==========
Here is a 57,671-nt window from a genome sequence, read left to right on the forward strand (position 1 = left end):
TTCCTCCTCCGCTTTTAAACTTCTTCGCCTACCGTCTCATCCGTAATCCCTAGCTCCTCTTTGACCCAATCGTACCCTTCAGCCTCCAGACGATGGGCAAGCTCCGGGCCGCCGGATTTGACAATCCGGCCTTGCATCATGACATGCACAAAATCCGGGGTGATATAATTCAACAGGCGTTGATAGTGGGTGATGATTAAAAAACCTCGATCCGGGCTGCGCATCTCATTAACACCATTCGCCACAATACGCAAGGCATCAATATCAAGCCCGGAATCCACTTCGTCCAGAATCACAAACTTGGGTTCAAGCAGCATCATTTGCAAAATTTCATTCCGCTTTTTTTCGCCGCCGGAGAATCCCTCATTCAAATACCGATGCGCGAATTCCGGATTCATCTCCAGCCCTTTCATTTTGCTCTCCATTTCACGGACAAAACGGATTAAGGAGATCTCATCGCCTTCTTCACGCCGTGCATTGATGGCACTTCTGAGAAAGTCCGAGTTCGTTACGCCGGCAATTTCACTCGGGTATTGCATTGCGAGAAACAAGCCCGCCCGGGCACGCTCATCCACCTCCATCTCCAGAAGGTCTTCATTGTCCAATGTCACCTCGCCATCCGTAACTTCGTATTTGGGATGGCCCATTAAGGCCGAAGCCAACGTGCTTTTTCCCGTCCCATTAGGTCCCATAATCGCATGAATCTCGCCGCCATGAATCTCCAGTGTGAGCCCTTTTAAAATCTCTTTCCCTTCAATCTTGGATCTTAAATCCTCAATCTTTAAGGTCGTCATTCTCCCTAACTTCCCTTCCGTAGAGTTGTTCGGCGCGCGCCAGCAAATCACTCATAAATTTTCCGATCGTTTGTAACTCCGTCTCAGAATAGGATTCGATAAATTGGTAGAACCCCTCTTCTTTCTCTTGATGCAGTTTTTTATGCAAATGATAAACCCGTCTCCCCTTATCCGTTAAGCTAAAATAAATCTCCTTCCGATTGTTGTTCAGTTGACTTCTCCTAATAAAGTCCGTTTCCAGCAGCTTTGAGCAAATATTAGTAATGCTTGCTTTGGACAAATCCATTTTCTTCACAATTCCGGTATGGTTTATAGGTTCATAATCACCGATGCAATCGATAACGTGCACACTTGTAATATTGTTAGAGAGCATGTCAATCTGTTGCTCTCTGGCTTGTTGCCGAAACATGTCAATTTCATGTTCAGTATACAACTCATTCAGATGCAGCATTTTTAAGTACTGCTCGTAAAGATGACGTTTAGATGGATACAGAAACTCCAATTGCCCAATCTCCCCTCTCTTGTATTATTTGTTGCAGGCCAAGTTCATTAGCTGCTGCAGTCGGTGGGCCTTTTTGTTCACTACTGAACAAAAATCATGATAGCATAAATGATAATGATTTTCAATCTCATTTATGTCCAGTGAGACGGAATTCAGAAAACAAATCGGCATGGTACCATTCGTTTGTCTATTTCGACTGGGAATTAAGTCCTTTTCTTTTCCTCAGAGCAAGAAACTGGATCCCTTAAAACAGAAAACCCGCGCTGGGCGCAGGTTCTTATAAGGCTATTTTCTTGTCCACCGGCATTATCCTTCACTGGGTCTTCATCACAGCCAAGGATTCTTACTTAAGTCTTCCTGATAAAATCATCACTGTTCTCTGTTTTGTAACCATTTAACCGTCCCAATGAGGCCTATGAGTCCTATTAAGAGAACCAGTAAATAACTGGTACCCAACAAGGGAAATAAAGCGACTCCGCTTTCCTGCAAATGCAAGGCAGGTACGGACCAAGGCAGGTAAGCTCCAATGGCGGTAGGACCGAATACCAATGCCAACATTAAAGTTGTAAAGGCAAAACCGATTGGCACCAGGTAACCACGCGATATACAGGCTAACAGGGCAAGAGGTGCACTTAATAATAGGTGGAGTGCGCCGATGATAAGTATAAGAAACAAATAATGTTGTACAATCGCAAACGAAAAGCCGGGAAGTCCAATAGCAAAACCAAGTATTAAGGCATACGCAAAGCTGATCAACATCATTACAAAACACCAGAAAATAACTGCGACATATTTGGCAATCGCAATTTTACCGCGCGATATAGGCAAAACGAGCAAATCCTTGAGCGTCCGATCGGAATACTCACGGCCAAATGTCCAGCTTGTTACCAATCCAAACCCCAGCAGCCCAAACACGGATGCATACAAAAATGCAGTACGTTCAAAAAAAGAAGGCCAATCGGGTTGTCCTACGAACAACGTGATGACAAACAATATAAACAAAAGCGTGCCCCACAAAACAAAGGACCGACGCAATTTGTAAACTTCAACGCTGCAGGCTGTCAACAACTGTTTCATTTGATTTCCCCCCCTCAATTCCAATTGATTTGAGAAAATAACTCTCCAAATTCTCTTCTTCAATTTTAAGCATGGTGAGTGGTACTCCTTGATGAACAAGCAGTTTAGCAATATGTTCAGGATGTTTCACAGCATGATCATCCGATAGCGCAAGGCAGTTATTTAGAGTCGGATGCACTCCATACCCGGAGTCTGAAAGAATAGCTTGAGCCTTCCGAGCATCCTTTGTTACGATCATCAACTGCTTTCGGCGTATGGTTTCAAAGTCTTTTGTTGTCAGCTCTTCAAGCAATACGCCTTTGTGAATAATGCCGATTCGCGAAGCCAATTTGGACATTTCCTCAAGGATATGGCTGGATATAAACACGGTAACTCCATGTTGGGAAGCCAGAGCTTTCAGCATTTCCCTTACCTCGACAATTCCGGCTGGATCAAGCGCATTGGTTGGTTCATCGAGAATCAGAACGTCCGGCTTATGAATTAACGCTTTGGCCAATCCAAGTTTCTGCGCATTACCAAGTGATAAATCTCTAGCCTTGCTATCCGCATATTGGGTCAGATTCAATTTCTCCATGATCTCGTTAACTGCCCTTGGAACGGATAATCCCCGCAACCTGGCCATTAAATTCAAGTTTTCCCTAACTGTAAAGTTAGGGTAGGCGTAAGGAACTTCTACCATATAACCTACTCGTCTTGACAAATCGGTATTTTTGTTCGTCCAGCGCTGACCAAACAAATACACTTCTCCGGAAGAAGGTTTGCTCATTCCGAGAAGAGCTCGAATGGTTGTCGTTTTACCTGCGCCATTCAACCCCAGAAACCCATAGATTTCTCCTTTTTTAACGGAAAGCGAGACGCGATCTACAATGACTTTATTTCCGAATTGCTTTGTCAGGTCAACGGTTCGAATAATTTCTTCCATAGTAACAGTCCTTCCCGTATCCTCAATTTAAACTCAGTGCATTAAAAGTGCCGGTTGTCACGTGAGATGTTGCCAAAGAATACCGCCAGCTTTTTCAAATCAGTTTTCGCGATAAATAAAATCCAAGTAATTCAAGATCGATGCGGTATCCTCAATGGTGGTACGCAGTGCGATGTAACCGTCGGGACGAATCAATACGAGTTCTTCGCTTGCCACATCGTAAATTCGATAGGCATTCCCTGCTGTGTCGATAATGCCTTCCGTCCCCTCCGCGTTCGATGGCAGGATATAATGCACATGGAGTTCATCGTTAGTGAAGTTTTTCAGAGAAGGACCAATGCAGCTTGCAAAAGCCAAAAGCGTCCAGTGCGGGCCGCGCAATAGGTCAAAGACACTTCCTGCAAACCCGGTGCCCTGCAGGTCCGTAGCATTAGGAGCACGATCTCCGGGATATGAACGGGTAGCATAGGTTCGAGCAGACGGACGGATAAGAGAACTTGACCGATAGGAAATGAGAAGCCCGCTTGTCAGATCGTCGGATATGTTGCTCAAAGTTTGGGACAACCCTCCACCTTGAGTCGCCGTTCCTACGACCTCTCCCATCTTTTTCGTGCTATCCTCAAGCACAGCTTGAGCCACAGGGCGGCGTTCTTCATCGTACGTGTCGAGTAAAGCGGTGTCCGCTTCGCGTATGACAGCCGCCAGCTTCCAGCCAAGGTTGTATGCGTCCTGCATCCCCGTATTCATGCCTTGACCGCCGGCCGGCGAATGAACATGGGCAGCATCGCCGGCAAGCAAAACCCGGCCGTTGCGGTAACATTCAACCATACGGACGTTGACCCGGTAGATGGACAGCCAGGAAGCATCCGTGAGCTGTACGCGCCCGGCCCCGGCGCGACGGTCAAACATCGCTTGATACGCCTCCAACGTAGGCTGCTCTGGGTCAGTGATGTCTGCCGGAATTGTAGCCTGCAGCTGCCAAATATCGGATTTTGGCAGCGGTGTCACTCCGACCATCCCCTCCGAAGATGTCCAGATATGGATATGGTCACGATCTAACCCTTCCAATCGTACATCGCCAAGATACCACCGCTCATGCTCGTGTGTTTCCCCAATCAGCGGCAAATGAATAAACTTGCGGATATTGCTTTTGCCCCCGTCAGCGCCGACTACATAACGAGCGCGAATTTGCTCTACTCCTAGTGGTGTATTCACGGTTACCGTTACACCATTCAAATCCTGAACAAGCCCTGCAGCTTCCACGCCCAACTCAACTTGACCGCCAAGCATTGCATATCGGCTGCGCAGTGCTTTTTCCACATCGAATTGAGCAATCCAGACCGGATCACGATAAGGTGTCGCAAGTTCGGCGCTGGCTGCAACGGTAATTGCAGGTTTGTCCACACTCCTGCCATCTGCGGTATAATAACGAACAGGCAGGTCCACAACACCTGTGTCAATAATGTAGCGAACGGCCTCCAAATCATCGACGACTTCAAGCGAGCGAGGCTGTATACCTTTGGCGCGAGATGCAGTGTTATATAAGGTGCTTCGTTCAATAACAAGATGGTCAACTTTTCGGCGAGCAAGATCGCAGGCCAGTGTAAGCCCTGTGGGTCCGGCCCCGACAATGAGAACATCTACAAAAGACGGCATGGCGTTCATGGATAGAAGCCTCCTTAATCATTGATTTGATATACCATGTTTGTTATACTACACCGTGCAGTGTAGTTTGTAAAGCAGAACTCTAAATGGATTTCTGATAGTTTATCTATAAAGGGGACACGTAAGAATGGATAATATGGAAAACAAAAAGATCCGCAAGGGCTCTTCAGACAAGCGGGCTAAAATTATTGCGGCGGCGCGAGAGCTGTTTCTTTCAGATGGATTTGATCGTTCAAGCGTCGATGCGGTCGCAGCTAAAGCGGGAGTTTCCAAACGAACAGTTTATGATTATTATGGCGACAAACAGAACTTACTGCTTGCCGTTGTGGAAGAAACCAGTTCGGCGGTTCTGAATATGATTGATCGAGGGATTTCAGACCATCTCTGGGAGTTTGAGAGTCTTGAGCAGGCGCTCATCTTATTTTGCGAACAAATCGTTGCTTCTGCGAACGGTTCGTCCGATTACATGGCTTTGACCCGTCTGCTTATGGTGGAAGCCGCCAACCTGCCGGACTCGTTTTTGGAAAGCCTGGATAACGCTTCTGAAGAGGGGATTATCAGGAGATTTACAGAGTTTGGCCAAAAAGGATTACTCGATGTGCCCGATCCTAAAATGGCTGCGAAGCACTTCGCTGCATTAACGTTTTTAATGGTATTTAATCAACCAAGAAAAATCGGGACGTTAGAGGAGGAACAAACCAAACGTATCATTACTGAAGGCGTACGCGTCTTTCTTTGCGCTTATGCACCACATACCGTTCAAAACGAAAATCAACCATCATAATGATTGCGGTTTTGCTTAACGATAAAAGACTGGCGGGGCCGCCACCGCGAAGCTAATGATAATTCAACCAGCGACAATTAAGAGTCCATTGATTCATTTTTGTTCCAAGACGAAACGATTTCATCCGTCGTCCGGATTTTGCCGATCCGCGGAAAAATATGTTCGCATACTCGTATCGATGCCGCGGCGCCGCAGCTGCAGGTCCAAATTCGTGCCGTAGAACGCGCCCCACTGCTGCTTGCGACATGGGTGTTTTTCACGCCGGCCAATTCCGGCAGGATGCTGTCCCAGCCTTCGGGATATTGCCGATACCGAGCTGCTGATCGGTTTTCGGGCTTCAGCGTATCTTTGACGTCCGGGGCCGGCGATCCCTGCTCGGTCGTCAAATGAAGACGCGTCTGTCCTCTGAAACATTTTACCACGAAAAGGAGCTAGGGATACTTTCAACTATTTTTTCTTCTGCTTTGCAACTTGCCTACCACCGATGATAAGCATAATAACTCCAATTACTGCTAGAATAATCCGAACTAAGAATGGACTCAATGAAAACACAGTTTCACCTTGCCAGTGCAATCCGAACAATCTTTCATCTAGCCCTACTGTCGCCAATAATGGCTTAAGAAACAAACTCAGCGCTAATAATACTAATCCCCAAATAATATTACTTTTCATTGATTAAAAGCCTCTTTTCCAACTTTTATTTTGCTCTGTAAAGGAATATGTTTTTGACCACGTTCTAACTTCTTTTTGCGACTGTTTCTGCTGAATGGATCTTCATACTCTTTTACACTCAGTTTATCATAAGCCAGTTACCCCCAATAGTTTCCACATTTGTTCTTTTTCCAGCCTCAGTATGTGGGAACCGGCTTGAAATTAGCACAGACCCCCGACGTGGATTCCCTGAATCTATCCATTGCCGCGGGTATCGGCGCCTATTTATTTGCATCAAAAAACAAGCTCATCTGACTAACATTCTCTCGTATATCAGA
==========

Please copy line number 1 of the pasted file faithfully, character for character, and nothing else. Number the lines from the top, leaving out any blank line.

Here is a 57,671-nt window from a genome sequence, read left to right on the forward strand (position 1 = left end):